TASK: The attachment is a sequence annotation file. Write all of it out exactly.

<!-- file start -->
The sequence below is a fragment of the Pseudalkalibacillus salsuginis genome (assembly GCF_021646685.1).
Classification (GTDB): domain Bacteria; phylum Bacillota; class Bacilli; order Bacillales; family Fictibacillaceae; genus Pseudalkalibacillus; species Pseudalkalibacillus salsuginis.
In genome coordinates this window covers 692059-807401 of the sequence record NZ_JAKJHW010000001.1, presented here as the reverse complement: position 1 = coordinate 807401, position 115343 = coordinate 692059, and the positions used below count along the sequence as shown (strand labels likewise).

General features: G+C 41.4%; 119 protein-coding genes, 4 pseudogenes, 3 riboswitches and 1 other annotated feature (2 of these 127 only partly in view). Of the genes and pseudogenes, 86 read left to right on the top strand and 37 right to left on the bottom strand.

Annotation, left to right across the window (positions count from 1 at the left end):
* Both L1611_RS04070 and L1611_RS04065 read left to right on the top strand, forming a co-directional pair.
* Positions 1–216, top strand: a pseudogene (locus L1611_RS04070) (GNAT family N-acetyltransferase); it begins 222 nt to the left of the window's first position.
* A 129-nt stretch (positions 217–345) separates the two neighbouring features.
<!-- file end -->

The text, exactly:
The sequence below is a fragment of the Pseudalkalibacillus salsuginis genome (assembly GCF_021646685.1).
Classification (GTDB): domain Bacteria; phylum Bacillota; class Bacilli; order Bacillales; family Fictibacillaceae; genus Pseudalkalibacillus; species Pseudalkalibacillus salsuginis.
In genome coordinates this window covers 692059-807401 of the sequence record NZ_JAKJHW010000001.1, presented here as the reverse complement: position 1 = coordinate 807401, position 115343 = coordinate 692059, and the positions used below count along the sequence as shown (strand labels likewise).

General features: G+C 41.4%; 119 protein-coding genes, 4 pseudogenes, 3 riboswitches and 1 other annotated feature (2 of these 127 only partly in view). Of the genes and pseudogenes, 86 read left to right on the top strand and 37 right to left on the bottom strand.

Annotation, left to right across the window (positions count from 1 at the left end):
* Both L1611_RS04070 and L1611_RS04065 read left to right on the top strand, forming a co-directional pair.
* Positions 1–216, top strand: a pseudogene (locus L1611_RS04070) (GNAT family N-acetyltransferase); it begins 222 nt to the left of the window's first position.
* A 129-nt stretch (positions 217–345) separates the two neighbouring features.